My brother died yesterday. Stretched out on the livingroom floor, his head resting on his arm, a blanket pulled up to his shoulders, looking as though he’d been watching television and simply fell asleep. Cancer took him from us before his time. My brother was a lost soul who traveled a difficult path. He never complained. He never asked for help. He lived his life on his terms and in his own way. So when he called with the terrible news and for the first time ever asked us to come, we did. Mom and I boarded a plane and traveled 1800 miles to be by his side as the cancer ravaged his body. We didn’t make it in time. Once he knew our plane had touched down and we were on the way, he let go. By the time we arrived at the tiny apartment in the tired neighborhood, he was gone. It was if knowing we were coming and would take him home, he could let go of the pain and pass through the gates of heaven.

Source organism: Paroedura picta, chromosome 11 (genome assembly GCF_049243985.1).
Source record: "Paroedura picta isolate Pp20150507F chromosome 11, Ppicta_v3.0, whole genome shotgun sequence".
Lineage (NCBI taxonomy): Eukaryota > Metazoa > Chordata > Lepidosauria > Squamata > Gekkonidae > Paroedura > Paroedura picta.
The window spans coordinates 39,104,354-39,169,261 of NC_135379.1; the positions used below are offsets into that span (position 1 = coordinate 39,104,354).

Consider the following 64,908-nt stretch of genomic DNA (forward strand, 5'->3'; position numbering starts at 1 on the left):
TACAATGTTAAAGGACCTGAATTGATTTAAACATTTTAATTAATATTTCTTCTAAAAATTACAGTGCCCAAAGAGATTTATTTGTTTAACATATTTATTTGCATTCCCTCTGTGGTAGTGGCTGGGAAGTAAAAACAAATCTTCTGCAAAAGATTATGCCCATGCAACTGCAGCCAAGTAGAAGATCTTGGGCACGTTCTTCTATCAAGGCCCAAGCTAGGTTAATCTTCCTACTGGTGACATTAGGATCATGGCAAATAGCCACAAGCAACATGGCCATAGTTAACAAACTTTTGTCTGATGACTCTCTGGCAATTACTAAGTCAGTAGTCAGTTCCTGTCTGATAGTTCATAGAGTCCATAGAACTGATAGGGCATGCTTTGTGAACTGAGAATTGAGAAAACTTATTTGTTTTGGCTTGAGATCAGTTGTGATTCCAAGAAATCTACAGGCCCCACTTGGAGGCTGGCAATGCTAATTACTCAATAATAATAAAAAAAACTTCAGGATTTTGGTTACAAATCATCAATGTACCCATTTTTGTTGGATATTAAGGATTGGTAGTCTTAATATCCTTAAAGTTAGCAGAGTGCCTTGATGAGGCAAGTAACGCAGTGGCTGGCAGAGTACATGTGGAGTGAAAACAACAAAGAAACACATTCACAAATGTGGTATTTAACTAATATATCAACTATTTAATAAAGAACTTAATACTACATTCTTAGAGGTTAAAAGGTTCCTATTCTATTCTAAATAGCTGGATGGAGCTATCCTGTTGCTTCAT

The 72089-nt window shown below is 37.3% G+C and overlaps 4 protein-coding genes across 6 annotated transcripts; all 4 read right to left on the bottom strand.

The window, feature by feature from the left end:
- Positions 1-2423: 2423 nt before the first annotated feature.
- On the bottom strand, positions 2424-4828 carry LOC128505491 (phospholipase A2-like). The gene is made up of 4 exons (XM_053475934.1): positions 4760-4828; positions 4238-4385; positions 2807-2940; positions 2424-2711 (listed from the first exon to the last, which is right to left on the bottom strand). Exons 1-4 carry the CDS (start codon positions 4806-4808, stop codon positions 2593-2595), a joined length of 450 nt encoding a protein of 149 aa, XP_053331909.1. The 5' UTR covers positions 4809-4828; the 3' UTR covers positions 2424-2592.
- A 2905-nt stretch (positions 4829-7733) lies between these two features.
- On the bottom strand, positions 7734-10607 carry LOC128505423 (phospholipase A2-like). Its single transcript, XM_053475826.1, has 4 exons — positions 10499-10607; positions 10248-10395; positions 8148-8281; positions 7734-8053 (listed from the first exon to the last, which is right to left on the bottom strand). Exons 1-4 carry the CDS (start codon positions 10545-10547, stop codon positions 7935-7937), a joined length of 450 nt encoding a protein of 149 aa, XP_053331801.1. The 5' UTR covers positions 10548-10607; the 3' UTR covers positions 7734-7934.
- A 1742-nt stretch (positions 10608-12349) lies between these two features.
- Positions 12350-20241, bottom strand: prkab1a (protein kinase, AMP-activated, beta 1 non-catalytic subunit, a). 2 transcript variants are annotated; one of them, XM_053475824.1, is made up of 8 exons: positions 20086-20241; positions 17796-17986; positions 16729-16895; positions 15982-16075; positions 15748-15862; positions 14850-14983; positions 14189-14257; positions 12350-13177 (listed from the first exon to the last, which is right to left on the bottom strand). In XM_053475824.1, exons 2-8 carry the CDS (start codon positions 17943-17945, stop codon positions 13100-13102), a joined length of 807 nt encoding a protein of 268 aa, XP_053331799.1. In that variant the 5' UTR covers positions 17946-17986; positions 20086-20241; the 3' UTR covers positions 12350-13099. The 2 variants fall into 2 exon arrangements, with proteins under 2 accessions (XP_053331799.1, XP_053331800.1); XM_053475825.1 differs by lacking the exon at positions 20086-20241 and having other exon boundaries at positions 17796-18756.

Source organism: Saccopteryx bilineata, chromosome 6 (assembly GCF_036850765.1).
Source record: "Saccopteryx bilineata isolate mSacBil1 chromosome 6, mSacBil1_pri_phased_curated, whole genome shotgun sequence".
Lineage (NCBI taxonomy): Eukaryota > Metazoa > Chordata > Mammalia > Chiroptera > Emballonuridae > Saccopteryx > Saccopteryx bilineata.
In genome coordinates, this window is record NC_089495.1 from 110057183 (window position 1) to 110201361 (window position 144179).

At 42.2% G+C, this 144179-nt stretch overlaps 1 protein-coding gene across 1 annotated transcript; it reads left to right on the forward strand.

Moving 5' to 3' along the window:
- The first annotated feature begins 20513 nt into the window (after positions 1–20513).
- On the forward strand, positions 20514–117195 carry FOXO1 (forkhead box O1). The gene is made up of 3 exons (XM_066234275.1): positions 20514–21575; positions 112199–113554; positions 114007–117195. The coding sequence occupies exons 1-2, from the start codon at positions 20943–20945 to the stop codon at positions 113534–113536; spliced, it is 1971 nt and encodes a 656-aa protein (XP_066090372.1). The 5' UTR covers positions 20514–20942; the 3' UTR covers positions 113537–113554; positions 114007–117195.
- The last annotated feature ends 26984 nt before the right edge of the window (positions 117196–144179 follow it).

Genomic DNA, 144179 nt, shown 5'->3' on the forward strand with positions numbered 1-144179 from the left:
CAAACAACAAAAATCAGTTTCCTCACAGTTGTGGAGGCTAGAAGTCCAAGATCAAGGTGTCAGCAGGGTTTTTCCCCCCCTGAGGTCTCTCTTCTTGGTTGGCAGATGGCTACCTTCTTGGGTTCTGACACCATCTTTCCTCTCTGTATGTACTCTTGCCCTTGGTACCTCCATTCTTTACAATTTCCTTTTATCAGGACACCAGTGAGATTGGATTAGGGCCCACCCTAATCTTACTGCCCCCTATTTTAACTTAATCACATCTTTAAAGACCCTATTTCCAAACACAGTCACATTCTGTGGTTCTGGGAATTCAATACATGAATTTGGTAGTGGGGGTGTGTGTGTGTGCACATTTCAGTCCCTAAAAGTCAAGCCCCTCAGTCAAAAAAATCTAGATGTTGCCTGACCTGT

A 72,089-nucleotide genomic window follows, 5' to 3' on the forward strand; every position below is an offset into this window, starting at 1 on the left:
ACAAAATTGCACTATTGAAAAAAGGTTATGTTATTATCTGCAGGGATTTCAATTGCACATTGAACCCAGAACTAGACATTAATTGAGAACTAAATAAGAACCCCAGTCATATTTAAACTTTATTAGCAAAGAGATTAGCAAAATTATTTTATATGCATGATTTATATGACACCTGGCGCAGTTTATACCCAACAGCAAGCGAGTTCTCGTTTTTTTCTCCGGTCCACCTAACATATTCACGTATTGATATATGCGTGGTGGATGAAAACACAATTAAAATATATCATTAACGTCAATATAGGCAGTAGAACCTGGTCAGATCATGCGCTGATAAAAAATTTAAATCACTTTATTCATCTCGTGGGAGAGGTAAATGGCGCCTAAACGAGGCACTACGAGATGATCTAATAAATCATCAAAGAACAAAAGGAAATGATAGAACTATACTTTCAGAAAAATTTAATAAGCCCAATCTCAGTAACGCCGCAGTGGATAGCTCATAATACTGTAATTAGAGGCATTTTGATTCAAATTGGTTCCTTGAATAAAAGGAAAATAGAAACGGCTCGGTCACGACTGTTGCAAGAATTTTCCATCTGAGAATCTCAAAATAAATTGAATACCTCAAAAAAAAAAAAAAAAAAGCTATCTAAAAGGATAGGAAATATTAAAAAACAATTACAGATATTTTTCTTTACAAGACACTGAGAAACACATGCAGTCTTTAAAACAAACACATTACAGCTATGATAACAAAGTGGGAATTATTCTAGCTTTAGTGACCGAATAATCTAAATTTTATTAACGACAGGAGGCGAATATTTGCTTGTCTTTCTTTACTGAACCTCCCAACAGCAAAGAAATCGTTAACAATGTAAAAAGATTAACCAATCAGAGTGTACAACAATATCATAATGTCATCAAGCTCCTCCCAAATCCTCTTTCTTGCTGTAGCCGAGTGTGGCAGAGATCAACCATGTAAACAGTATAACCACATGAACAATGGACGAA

My brother walked a difficult path and in the end, he had no material possessions to speak of. In the eyes of most, he was a poor man. But, as I stood in the tiny apartment with the two friends who’d been at his side throughout the dark days of his fight with cancer and who cried real tears of heartbreak at his passing, I knew how much he’d been loved. By the time we left, more friends had come until they were spilling out the doors of the apartment building. They spoke of his laughter, his friendship, his loyalty. No, my brother had little of material value and yet he died possessing the most valuable thing of all: love. As we drove away I knew my brother had been rich as he left this world because he had loved and been loved in return, and that made him a very rich man.